Lately I’ve noticed a little trap that people can fall into. One they set themselves up for. Like so many barriers to our own success, it comes down to a choice of words.
That choice is between ‘confidence’ and ‘courage’.
Example: A client says she needs to build up the confidence to put a contentious issue on the table with her executive team. I ask her does she need confidence, or courage?
What’s the difference, you might ask? Surely we’re talking semantics? Let me suggest otherwise. (more…)
A couple of weeks ago, I got some feedback I didn’t want to hear. I’ve been working with a group of smart, ambitious, mid-career professionals over the past couple of months, teaching them strategies to define and maximise the next stage of their careers. I love this work, and I love working with those types of people. However, one of the challenges, for me at least, is that sometimes they can be pretty blunt.
Mid-way through our programme, participants were asked to complete a survey on how the process had been going. To my great delight, the vast majority of respondents were very happy and getting a lot of value. Except for one. An outlier who thought I was completely off the mark, teaching stuff way below their level, and that I needed to step it way up. Shudder. It was the first time I’d received feedback like that after working with many similar groups over the past five years. (more…)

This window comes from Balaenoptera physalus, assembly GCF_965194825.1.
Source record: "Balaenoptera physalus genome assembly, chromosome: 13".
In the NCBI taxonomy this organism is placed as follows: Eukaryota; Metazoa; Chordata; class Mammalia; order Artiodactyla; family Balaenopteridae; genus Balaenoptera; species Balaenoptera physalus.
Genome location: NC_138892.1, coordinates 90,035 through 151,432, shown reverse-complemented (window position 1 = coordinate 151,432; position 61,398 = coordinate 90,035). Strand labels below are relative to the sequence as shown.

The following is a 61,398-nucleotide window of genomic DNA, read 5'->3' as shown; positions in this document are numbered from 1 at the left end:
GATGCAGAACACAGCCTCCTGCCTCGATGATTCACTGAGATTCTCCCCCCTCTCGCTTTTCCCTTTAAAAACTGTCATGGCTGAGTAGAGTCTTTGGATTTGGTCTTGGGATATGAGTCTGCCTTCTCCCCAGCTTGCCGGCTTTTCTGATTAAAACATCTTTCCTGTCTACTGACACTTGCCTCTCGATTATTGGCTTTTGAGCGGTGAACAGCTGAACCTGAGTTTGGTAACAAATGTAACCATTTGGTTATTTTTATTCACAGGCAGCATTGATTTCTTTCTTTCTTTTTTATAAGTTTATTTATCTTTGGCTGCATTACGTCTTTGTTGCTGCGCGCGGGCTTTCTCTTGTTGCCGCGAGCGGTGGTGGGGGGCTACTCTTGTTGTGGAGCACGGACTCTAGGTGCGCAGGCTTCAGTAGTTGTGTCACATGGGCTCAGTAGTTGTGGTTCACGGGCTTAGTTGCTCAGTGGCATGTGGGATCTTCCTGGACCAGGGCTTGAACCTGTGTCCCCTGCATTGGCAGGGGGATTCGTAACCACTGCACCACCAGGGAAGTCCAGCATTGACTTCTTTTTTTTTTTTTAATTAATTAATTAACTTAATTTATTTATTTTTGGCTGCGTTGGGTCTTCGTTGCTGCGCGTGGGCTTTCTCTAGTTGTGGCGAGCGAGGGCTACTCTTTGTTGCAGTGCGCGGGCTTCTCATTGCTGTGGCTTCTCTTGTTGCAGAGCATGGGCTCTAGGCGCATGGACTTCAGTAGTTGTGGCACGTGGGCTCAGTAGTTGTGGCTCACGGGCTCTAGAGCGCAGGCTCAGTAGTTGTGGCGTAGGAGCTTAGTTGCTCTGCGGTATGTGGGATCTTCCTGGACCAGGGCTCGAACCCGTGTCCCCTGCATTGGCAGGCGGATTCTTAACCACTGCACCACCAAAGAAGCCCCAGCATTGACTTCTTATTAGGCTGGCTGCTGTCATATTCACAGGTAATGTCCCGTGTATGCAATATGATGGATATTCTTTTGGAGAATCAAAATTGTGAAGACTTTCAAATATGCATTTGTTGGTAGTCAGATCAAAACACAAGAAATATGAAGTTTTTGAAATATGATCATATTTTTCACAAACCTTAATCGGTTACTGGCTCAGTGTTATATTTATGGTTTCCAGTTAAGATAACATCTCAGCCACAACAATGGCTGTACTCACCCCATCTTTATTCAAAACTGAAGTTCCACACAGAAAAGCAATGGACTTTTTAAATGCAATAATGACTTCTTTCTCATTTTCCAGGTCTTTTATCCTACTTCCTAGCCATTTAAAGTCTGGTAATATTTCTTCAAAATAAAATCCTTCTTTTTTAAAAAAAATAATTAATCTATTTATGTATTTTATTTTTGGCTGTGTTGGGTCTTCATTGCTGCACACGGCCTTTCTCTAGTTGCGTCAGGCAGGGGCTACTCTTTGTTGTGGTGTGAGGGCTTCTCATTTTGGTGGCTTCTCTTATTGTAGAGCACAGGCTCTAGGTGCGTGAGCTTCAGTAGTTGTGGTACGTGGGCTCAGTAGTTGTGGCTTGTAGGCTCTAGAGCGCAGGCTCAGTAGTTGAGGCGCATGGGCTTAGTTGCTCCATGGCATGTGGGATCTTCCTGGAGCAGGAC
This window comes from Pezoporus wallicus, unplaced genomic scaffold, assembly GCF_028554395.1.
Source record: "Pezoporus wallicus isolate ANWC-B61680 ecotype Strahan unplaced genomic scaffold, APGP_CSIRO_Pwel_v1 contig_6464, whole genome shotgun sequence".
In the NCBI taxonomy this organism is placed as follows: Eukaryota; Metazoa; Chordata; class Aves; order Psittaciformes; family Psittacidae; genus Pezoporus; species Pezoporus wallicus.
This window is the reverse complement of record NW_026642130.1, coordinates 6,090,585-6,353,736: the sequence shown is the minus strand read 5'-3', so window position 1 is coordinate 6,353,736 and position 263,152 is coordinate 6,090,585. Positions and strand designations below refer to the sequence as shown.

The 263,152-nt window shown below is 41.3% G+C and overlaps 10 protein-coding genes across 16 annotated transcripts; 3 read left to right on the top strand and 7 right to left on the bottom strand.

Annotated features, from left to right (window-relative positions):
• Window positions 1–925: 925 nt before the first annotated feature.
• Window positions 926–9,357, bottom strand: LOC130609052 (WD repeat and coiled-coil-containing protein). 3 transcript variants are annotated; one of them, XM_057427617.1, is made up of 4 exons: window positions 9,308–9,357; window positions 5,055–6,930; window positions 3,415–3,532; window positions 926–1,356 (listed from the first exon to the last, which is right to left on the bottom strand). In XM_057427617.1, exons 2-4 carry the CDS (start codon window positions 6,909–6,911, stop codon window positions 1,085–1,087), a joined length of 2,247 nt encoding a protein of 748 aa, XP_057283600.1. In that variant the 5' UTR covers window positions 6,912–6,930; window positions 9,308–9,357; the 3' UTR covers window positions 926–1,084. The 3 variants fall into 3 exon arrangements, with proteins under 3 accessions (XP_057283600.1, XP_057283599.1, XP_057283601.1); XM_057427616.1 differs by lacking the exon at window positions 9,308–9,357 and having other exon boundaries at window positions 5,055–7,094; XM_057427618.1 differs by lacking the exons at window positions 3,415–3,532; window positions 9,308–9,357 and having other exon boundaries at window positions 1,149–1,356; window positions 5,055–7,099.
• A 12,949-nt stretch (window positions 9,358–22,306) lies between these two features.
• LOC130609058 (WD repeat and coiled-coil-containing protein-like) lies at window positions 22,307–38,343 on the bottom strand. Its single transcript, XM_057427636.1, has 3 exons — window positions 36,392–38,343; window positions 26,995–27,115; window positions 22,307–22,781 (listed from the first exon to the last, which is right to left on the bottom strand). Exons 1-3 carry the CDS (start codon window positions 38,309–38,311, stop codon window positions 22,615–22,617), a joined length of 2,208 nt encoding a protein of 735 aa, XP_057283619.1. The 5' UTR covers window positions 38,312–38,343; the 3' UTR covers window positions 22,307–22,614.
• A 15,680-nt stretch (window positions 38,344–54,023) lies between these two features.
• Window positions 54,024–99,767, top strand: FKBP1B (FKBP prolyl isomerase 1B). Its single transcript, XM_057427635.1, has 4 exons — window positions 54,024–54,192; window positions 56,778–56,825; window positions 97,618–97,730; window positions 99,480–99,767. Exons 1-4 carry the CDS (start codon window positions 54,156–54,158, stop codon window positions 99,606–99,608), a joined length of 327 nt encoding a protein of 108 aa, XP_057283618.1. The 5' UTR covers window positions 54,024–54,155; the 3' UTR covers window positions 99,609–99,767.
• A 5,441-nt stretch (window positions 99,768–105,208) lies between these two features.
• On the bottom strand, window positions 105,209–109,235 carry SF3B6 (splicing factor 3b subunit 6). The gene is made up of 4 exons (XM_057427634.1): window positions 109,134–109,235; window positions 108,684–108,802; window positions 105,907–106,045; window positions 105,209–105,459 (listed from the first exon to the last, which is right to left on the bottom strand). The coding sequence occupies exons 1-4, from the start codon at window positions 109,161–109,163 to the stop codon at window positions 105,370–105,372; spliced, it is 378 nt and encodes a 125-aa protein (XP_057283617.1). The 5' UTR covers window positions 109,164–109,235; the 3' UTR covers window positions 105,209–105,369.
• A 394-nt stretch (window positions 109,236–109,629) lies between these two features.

This morning, driving through Wellington’s hilly terrain, I was playing ‘I-spy’ in the car with my eight-year-old son. He was trying hard to guess my word starting with ‘H’. After a few attempts (“Head”, “hands”, “horrible monsters…”) I decided to give him a clue: “They’re outside, and we are surrounded by them”. After a few more attempts, including another try with “horrible monsters”, he exasperated “Dad, I can’t see anything out there that starts with “H”!!!
Of course, the answer was “hills”, and they were in plain sight everywhere. You can imagine his face when I told him! That priceless look that said “how could I have missed something so obvious?”
We had a good laugh, and then a thought struck me: how often do we all miss the retrospectively obvious things right in front of us? Not so much things like lost car keys, but the more subtle things. Like the mood of the person we’re addressing. Or the patterns at play in our organisation’s culture, and how those patterns impact productivity and innovation over time. Those things, that if our current frame of reference isn’t attuned to them, we just won’t notice them, even though they’re there to see. (more…)